The Dark Side of Migrant Labour in Hong Kong
Evening falls on Kowloon like a mood, gently at first and then with a sting that drains the day. Nathan Road swallows traffic by the mile and spits back noise and fumes as pedestrians push up against each other on the bulging sidewalk. Neon signs hang from buildings like over-ripened fruit, hawking seafood and spirits, Chinese medicine and the melancholy of girlie bars where light never dares to go.
This part of Hong Kong the British barely even owned; they just left their little marks as time moved them on. Step around the corner onto Jordan Road and the crowd drifts away. Look beyond the high-rise shadows and there – look now, or you might just miss it – is one of those reminders that past days are gone. An old house, a church, perhaps a school, the shape suggests authority once remembered. The Romans offered the miracle of concrete to the Mediterranean world; the British multiplied it rudely in the sweated tropics.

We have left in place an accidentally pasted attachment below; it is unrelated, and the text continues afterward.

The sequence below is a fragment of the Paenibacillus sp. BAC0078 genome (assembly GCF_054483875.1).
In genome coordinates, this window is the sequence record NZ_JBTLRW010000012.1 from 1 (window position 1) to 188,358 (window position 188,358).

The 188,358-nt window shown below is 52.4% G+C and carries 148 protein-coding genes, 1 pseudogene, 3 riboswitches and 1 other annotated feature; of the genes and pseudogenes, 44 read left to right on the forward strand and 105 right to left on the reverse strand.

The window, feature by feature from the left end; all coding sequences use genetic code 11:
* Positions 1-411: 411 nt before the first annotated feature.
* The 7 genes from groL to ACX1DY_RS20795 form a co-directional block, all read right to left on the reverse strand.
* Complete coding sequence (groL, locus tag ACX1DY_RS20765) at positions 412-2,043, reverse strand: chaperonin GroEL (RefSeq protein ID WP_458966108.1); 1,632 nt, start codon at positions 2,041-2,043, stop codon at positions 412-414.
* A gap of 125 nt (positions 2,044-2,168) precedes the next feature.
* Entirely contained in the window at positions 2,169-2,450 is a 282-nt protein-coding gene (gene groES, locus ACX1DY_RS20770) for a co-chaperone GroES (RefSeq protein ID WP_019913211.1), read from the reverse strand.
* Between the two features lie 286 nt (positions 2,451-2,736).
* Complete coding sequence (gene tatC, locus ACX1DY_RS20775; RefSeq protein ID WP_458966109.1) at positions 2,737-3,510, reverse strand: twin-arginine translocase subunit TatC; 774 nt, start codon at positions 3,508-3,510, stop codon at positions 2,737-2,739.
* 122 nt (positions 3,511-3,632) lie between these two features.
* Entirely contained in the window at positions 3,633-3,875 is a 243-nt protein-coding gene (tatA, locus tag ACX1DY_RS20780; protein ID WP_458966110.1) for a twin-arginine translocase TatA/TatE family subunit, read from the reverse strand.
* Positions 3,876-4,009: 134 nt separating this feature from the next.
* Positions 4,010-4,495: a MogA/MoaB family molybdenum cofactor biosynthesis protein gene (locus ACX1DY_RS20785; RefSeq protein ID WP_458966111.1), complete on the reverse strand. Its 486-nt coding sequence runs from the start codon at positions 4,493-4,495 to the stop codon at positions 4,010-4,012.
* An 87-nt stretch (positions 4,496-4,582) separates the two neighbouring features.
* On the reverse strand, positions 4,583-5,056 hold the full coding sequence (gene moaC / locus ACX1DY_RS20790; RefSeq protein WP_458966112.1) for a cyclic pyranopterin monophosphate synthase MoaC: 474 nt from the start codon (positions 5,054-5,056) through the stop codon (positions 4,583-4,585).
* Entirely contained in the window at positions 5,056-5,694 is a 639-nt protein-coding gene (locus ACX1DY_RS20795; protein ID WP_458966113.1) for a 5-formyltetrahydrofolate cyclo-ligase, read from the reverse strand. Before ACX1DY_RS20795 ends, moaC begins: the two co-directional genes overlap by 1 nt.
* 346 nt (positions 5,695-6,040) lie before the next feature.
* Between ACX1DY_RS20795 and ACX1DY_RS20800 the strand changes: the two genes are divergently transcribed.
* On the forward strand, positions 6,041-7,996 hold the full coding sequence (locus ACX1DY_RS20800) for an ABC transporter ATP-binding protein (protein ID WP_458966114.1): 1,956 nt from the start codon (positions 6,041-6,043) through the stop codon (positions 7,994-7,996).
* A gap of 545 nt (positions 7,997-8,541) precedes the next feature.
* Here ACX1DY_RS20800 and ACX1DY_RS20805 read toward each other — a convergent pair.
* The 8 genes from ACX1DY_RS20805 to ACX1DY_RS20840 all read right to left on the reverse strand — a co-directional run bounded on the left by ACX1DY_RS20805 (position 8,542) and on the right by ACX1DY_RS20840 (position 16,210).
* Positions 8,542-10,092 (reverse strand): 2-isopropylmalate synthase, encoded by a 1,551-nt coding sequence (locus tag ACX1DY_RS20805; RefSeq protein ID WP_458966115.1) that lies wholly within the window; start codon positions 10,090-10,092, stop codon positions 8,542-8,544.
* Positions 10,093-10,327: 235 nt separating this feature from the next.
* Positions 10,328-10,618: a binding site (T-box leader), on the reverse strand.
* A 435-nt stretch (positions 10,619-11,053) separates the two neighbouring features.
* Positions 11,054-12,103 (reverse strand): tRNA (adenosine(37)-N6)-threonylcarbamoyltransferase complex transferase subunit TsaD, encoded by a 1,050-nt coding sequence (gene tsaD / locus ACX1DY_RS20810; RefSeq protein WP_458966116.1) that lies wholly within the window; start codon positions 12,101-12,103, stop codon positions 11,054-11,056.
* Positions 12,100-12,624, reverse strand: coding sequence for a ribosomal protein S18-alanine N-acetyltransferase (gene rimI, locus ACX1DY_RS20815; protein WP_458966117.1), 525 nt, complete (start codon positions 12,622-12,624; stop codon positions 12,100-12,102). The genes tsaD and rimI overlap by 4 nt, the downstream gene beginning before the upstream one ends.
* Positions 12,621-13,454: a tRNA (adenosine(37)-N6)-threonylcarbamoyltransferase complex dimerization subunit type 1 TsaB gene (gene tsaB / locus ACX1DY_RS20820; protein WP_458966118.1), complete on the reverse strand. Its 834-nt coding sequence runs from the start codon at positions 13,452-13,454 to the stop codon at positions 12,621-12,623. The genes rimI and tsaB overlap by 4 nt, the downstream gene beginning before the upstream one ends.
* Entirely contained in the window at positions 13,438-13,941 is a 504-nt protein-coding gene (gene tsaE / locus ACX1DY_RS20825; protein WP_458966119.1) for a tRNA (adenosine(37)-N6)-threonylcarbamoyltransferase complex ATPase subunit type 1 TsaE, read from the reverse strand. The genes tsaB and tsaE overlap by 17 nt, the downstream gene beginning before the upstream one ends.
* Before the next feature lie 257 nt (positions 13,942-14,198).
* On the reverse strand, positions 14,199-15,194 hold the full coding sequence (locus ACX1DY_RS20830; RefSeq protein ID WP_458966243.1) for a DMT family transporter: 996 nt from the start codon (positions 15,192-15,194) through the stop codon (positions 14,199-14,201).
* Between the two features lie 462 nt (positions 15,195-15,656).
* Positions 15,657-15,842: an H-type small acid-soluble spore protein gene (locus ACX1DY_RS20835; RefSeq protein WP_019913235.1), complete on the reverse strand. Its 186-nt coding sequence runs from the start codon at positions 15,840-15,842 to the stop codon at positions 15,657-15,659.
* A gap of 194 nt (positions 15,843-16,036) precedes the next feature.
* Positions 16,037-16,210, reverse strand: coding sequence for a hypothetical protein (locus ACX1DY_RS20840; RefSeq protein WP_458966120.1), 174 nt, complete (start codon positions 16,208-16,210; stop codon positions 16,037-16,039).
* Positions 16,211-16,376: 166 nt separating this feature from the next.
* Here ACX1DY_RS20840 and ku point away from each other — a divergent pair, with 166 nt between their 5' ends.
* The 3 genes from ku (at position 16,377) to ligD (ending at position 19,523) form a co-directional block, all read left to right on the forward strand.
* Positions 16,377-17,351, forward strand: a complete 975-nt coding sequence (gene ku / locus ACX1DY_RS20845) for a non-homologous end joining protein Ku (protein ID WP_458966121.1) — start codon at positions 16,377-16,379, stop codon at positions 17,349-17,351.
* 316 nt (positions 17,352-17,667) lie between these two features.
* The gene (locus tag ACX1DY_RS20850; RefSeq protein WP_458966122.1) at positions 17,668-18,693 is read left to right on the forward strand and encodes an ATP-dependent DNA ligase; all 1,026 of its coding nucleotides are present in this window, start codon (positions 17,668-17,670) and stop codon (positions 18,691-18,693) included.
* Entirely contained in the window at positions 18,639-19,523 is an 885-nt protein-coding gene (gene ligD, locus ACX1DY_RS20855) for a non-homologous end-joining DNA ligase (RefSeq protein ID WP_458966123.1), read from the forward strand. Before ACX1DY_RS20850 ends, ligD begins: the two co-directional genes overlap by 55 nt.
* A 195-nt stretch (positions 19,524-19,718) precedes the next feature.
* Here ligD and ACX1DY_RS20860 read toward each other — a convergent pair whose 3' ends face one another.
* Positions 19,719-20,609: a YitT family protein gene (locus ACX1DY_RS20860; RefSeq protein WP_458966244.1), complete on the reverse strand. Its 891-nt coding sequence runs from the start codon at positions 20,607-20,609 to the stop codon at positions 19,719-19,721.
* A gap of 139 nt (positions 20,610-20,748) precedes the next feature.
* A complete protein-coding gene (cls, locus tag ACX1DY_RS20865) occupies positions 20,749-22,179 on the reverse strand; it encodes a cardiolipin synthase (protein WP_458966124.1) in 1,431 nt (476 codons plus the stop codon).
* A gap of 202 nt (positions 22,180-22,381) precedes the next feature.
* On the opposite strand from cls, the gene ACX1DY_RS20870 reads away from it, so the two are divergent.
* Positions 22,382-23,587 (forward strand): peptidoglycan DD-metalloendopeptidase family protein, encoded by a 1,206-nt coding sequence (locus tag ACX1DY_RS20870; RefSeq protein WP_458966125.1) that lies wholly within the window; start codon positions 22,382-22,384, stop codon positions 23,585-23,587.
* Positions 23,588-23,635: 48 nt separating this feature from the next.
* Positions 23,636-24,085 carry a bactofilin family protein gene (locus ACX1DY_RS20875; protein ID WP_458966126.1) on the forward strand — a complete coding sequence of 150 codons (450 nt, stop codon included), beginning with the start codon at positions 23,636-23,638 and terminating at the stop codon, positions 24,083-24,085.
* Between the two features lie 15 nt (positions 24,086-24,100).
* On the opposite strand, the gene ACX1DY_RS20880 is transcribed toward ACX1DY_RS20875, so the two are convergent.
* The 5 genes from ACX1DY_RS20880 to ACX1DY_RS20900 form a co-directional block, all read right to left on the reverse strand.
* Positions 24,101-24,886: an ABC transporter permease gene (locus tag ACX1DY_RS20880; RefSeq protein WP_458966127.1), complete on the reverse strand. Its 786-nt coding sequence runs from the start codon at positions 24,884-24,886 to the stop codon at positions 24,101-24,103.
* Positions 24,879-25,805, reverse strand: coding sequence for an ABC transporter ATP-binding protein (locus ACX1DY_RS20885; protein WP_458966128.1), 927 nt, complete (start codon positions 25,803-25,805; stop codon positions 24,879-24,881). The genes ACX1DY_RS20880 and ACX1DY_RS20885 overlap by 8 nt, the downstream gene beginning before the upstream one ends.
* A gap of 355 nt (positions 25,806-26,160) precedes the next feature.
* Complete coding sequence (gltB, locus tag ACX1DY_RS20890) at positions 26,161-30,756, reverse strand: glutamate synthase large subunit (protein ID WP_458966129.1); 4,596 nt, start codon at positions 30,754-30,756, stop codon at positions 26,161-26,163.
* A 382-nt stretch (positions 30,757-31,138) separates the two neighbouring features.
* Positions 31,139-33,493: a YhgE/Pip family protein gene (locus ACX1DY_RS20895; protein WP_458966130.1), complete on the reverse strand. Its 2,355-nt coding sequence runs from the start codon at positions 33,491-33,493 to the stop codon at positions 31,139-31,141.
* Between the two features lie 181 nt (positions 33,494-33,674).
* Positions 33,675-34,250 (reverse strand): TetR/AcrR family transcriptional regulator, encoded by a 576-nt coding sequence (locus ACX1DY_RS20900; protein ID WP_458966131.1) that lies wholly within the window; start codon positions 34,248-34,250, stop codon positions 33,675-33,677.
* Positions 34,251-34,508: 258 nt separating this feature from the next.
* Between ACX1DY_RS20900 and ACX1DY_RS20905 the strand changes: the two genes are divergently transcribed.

The house has a name now – Bethune – and it stands as a monument to social change in the empire’s dying days, when Hong Kong’s wealth, or the fear of loosing it, swelled the ranks of foreign amahs as the local middle classes sent their wives to work for ten, twelve, maybe fourteen hours a day. In the intimacy of private homes commercial contracts tear and fray, and as amahs became maids and then domestic helpers – as Filipinos were joined by Indonesians and many more besides – the unreasoned contrast between employee expectations and employer arrogance spilled out onto the streets.
Bethune House is a migrant women’s shelter, a refuge for domestic helpers who have been unduly dismissed by their employers. Some have been abused – physically, mentally, sexually – and others exploited, underpaid, overworked, stripped of rights. All remain in Hong Kong because they’re pursuing justice through the semi-formal Labour Tribunal or the daunting courts, if their cases ever go to trial. Their employers have new maids now, new victims, but these women are forbidden to work again until they’ve finished with their recourse to the law. If they leave Hong Kong their chance of restitution evaporates.
Walk with me now into the building, retrace the steps I took last night with my wife, daughter and friends. Trudge up the long flight of stairs to the second floor. Pass the suitcases jammed in where handrails should be, the women standing, waiting, expectant. Impermanence leaks into everything, but one woman has been here two years now with no real end in sight. The scene is much like the overcrowded transit lounge of a rundown bus interchange, but the Greyhound might never come.
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